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Book Review: ‘Day,’ by Michael Cunningham



DAY, by Michael Cunningham

Michael Cunningham’s new novel, “Day,” visits a family on April 5 in 2019, 2020 and 2021 — before, during and after the onset of the Covid-19 pandemic, which shadows the book although the words “Covid” and “pandemic” never appear.

At the core of the family’s dynamic is a love triangle, more or less platonic. Isabel, a photo editor with a “pugilistic jaw,” feels bad about having lost her erotic connection to her husband, Dan, a former rock ’n’ roller who has now grown “stocky and slightly, voluptuously soft,” but is fantasizing about a comeback. Both she and Dan consider her gay brother, Robbie, a sixth-grade teacher who lives alone in the attic of their brownstone, to be their closest friend.

The novel’s first April day, in 2019, finds Isabel apologizing to Robbie because she and Dan are about to evict him. Their children, a boy and a girl, have grown too old to continue sharing a bedroom, and they need to annex Robbie’s square footage. To soften the blow, Isabel recalls an old daydream. “I keep thinking about that house in the country we were going to buy,” she says. “We were going to have a dozen rooms, and a vegetable garden, and three or four dogs.” Robbie recalls that the idea came from her fifth-grade teacher, whom Isabel remembers as a “hippie.”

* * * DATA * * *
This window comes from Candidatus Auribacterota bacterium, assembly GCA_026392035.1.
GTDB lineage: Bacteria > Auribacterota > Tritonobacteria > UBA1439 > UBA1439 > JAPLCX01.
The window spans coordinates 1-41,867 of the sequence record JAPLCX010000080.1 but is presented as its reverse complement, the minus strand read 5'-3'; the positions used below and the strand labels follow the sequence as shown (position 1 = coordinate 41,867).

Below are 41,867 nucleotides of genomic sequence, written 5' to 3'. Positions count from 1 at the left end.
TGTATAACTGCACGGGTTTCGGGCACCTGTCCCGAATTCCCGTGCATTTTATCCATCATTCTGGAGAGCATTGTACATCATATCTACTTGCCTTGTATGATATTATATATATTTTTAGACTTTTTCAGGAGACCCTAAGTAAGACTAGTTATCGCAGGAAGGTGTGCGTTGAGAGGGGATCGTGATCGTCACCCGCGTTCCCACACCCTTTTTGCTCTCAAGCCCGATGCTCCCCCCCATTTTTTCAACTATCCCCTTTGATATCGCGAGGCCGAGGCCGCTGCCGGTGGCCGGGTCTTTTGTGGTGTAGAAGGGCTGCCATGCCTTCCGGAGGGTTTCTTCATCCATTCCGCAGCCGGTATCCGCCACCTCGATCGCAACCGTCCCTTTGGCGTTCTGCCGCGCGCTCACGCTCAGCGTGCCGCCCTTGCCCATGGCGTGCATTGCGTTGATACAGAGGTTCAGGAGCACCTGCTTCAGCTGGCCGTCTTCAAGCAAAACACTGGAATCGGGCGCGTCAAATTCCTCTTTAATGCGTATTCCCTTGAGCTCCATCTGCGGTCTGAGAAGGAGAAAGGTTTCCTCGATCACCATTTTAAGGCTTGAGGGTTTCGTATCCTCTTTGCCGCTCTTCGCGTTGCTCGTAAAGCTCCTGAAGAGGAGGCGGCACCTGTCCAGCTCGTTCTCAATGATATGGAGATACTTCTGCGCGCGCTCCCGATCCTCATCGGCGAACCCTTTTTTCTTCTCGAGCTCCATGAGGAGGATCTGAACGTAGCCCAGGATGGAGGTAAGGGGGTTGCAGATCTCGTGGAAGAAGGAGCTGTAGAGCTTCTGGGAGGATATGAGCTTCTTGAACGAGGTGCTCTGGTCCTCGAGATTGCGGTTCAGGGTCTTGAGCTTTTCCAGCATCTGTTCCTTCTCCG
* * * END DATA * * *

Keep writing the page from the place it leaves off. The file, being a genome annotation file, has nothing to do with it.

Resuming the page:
The dream is a familiar one in Cunningham’s oeuvre. In his first novel, “A Home at the End of the World,” a gay man, a bisexual man and a straight woman tried to raise a child in an upstate house. When Cunningham started writing fiction about gay and trans characters in the 1990s, queer people, still widely stigmatized, were much more visible in cities than in the countryside, where their apparent absence could be seen, perhaps confusedly, as offering a blank slate. A gay novelist could send his city characters out of town on a utopian impulse, imagining with them, however briefly, that the country might become a refuge where homosexuals and heterosexuals could live together in harmony.